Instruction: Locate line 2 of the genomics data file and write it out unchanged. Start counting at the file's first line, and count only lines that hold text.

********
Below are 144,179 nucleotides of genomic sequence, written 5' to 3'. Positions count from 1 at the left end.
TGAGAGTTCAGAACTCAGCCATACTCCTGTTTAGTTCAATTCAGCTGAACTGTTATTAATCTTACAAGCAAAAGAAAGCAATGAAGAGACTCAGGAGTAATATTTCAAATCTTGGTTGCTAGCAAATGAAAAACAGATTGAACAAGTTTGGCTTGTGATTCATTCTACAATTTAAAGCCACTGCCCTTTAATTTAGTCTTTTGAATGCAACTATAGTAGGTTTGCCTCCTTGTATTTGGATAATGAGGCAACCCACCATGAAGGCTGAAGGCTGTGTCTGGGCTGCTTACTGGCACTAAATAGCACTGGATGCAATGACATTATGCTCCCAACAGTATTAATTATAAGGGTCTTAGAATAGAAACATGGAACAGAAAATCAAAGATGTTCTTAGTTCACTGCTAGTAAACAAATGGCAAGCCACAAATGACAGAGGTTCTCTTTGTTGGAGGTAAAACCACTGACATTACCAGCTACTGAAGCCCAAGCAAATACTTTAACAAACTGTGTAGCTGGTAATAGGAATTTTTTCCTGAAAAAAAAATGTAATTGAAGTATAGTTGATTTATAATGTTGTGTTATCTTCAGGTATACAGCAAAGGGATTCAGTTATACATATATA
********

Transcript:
TGAGAGTTCAGAACTCAGCCATACTCCTGTTTAGTTCAATTCAGCTGAACTGTTATTAATCTTACAAGCAAAAGAAAGCAATGAAGAGACTCAGGAGTAATATTTCAAATCTTGGTTGCTAGCAAATGAAAAACAGATTGAACAAGTTTGGCTTGTGATTCATTCTACAATTTAAAGCCACTGCCCTTTAATTTAGTCTTTTGAATGCAACTATAGTAGGTTTGCCTCCTTGTATTTGGATAATGAGGCAACCCACCATGAAGGCTGAAGGCTGTGTCTGGGCTGCTTACTGGCACTAAATAGCACTGGATGCAATGACATTATGCTCCCAACAGTATTAATTATAAGGGTCTTAGAATAGAAACATGGAACAGAAAATCAAAGATGTTCTTAGTTCACTGCTAGTAAACAAATGGCAAGCCACAAATGACAGAGGTTCTCTTTGTTGGAGGTAAAACCACTGACATTACCAGCTACTGAAGCCCAAGCAAATACTTTAACAAACTGTGTAGCTGGTAATAGGAATTTTTTCCTGAAAAAAAAATGTAATTGAAGTATAGTTGATTTATAATGTTGTGTTATCTTCAGGTATACAGCAAAGGGATTCAGTTATACATATATA